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Exploring our Screen Lives, Research Paper Example

Pages: 4

Words: 1186

Research Paper

Introduction

The inescapable reality is that, in a relatively brief span of time, the world has become dependent upon the Internet, and in virtually every aspect of  its functioning.   On national levels, governments rely on it to store crucial data,  safely communicate privileged information,  orchestrate policies, and interact with other governments through secure channels.   In societal arenas, citizens everywhere bank, shop, and conduct personal relationships through the Internet as frequently and as confidently as such activities were engaged in prior to its advent.  Today, the Internet has become an indispensable means of conducting any facet of living not confined to literally personal contact.

This being the case, the opportunities for criminal exploitation of the Internet are, not unexpectedly, as widespread and diverse as the uses of it.  Reliance upon the Internet being, again, a completely global affair, an exponential aspect to criminality arises, in that cybercrime is equally free to emerge from any quarter and directed at a target also vastly open in location.  For law enforcement, it is very much a complicated process of “catching up”, and in a race begun before law enforcement even entered it:   Measures are perpetually taken, but often in ignorance or opposition to existing ones.   Meanwhile, new technologies continually provide fresh arenas for cybercrime.   As the following will examine, the research on the subject reveals that cybercrime is changing the way crime itself is seen, and approached.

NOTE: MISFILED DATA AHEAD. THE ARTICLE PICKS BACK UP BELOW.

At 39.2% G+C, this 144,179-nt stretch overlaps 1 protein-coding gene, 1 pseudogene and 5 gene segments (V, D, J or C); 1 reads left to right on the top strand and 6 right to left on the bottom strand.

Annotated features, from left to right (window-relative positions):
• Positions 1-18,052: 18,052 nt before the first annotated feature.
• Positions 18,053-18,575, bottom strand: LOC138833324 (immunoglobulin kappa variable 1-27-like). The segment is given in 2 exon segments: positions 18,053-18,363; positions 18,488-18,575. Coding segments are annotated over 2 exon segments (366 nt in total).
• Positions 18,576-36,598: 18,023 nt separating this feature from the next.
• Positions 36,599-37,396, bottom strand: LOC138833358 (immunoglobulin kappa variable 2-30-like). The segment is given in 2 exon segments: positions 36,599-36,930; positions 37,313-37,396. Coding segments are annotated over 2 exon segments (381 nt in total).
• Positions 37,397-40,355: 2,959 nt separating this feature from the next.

Five Reports on Cybercrime

With global usage of the Internet, all the conflicts both internal and external to governments become exacerbating components in any attempt to define, identify, and prosecute cybercrime.  This is evidently made worse by the difficulties in merely establishing basic, regulatory, Internet standards and procedures, as the Internet is inherently always evolving:   In  “Dealing with the Problem of Cybercrime”, the authors address this particular aspect of the Internet: “It is as a result regulated in a largely ad hoc manner which makes it a rich environment for criminal behaviour” (Alkaabi, Mohay, McCullagh, & Chantler  12).   In this complex address, the authors propose a series of new definitions of cybercrime based upon existing ones from various nations.   Comparisons are made which reflect both identical concerns and contrasting approaches, and the research fully supports the contention that “The lack of a globally harmonized legal framework with respect to cyber criminal activities has become an issue requiring the urgent attention of all nations” (15).   Moreover, the authors assert that a lack of globally organized attention to cybercrime is as potentially dangerous as any other global catastrophe the world may face.

Moreover, the above illustration highlights what may be the greatest dilemma in addressing cybercrime, which is, ironically, locale.   This is the subject of  “Approaches to Cybercrime Jurisdiction”, in which authors Breener and Koops examine the vastly influential issues of jurisdiction in regard to defining and prosecuting cybercrime.   As they note, tt is not only that, as in the United States, different states have completely different statutes regarding degrees of criminality; it is also that what comprises jurisdiction itself is brought into question by virtue of the universality of the Internet.   That is to say, the place where the cybercrime took place is as valid a jurisdiction as the location of the crime’s perpetrator, which may be on the other side of the world (Brenner, Koops  3).  In such an instance, which region has the proper authority, or is obligated to pursue the offender?  As this article clearly indicates, the “invisibility” of the Internet, as well as its universality, raise serious questions as to literal arenas of criminality.